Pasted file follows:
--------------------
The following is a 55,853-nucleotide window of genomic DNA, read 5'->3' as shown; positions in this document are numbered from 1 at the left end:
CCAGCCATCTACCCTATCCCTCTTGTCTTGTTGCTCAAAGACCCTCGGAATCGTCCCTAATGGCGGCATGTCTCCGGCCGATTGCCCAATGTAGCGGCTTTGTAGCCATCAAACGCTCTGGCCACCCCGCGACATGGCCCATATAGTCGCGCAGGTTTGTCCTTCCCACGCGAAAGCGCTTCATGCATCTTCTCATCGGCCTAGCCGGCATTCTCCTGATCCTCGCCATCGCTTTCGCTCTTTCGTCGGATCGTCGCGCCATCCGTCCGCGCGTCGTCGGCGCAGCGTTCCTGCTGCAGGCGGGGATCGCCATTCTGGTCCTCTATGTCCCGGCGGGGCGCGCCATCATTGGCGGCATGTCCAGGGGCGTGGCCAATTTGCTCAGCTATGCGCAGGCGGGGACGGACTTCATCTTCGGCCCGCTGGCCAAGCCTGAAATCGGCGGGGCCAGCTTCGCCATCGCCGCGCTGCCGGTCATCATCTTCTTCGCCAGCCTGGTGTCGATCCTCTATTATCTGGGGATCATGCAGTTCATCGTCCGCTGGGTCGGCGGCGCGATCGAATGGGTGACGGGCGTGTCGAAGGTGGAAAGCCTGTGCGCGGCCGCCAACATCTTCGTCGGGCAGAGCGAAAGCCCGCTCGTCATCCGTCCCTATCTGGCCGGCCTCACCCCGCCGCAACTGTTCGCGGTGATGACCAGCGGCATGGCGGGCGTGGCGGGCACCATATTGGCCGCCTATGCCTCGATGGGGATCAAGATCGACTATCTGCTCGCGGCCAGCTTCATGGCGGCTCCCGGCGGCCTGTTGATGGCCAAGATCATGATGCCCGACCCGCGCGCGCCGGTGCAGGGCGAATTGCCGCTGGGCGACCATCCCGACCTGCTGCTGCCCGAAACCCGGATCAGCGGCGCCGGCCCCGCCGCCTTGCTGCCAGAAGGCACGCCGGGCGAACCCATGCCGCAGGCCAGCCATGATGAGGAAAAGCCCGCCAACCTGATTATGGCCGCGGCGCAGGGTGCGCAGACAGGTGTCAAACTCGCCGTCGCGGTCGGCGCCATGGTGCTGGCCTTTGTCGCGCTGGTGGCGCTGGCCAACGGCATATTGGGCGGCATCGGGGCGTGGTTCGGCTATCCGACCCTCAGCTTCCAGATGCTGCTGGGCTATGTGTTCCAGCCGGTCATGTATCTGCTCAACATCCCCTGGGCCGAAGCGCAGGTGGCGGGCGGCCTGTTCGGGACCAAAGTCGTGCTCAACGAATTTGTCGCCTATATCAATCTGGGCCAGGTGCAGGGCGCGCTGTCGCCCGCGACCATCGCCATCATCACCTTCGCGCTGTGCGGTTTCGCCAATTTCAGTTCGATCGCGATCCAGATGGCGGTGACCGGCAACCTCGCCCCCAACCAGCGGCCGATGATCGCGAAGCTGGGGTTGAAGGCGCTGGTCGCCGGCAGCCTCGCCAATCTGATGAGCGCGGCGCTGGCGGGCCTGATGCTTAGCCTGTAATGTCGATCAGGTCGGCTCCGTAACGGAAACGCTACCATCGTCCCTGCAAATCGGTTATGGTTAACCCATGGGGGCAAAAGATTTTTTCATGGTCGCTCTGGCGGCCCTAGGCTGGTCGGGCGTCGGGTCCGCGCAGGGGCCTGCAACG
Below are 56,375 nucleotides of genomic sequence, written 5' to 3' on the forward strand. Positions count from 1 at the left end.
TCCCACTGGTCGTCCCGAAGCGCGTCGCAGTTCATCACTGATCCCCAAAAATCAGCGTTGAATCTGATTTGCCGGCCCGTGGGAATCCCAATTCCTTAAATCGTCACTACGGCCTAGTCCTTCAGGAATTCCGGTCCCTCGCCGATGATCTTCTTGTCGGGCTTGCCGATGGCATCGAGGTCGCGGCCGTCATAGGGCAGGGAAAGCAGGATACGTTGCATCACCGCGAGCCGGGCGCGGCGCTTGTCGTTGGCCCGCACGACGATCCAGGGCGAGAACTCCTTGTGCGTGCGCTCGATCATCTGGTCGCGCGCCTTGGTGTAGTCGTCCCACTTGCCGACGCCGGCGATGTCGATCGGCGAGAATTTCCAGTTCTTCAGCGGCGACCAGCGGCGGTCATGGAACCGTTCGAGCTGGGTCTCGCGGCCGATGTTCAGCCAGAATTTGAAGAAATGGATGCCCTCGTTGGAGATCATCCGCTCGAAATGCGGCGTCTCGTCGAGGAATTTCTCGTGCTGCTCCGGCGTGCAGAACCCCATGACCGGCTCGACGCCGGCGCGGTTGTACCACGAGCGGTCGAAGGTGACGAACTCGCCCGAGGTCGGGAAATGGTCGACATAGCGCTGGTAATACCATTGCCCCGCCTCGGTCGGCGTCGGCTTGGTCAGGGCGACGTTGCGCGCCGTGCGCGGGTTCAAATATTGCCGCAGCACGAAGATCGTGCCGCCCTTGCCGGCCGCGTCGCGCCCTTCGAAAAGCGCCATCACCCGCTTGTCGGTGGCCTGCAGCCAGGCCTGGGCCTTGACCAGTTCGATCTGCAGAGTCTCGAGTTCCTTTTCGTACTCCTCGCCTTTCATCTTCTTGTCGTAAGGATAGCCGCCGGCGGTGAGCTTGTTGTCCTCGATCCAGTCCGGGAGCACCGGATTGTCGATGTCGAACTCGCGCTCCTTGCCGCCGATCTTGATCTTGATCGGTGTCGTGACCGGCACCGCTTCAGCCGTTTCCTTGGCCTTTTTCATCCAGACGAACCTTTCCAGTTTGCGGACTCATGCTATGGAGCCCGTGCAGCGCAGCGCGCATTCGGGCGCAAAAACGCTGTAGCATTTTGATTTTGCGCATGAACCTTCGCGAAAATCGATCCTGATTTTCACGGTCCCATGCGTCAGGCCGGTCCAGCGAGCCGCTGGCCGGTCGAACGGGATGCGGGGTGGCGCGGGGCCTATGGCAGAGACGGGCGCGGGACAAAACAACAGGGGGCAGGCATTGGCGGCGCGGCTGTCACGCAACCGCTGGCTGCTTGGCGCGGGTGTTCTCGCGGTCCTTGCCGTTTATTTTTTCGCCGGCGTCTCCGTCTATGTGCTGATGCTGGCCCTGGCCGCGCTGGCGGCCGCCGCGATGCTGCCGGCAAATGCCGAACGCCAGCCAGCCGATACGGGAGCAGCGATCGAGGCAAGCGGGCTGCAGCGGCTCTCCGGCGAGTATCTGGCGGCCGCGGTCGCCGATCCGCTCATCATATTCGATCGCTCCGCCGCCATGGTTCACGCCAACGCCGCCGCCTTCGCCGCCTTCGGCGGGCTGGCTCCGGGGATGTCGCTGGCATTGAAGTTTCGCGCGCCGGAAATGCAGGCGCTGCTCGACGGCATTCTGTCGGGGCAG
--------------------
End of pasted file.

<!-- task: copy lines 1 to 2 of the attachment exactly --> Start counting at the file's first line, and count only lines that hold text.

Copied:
The following is a 55,853-nucleotide window of genomic DNA, read 5'->3' as shown; positions in this document are numbered from 1 at the left end:
CCAGCCATCTACCCTATCCCTCTTGTCTTGTTGCTCAAAGACCCTCGGAATCGTCCCTAATGGCGGCATGTCTCCGGCCGATTGCCCAATGTAGCGGCTTTGTAGCCATCAAACGCTCTGGCCACCCCGCGACATGGCCCATATAGTCGCGCAGGTTTGTCCTTCCCACGCGAAAGCGCTTCATGCATCTTCTCATCGGCCTAGCCGGCATTCTCCTGATCCTCGCCATCGCTTTCGCTCTTTCGTCGGATCGTCGCGCCATCCGTCCGCGCGTCGTCGGCGCAGCGTTCCTGCTGCAGGCGGGGATCGCCATTCTGGTCCTCTATGTCCCGGCGGGGCGCGCCATCATTGGCGGCATGTCCAGGGGCGTGGCCAATTTGCTCAGCTATGCGCAGGCGGGGACGGACTTCATCTTCGGCCCGCTGGCCAAGCCTGAAATCGGCGGGGCCAGCTTCGCCATCGCCGCGCTGCCGGTCATCATCTTCTTCGCCAGCCTGGTGTCGATCCTCTATTATCTGGGGATCATGCAGTTCATCGTCCGCTGGGTCGGCGGCGCGATCGAATGGGTGACGGGCGTGTCGAAGGTGGAAAGCCTGTGCGCGGCCGCCAACATCTTCGTCGGGCAGAGCGAAAGCCCGCTCGTCATCCGTCCCTATCTGGCCGGCCTCACCCCGCCGCAACTGTTCGCGGTGATGACCAGCGGCATGGCGGGCGTGGCGGGCACCATATTGGCCGCCTATGCCTCGATGGGGATCAAGATCGACTATCTGCTCGCGGCCAGCTTCATGGCGGCTCCCGGCGGCCTGTTGATGGCCAAGATCATGATGCCCGACCCGCGCGCGCCGGTGCAGGGCGAATTGCCGCTGGGCGACCATCCCGACCTGCTGCTGCCCGAAACCCGGATCAGCGGCGCCGGCCCCGCCGCCTTGCTGCCAGAAGGCACGCCGGGCGAACCCATGCCGCAGGCCAGCCATGATGAGGAAAAGCCCGCCAACCTGATTATGGCCGCGGCGCAGGGTGCGCAGACAGGTGTCAAACTCGCCGTCGCGGTCGGCGCCATGGTGCTGGCCTTTGTCGCGCTGGTGGCGCTGGCCAACGGCATATTGGGCGGCATCGGGGCGTGGTTCGGCTATCCGACCCTCAGCTTCCAGATGCTGCTGGGCTATGTGTTCCAGCCGGTCATGTATCTGCTCAACATCCCCTGGGCCGAAGCGCAGGTGGCGGGCGGCCTGTTCGGGACCAAAGTCGTGCTCAACGAATTTGTCGCCTATATCAATCTGGGCCAGGTGCAGGGCGCGCTGTCGCCCGCGACCATCGCCATCATCACCTTCGCGCTGTGCGGTTTCGCCAATTTCAGTTCGATCGCGATCCAGATGGCGGTGACCGGCAACCTCGCCCCCAACCAGCGGCCGATGATCGCGAAGCTGGGGTTGAAGGCGCTGGTCGCCGGCAGCCTCGCCAATCTGATGAGCGCGGCGCTGGCGGGCCTGATGCTTAGCCTGTAATGTCGATCAGGTCGGCTCCGTAACGGAAACGCTACCATCGTCCCTGCAAATCGGTTATGGTTAACCCATGGGGGCAAAAGATTTTTTCATGGTCGCTCTGGCGGCCCTAGGCTGGTCGGGCGTCGGGTCCGCGCAGGGGCCTGCAACG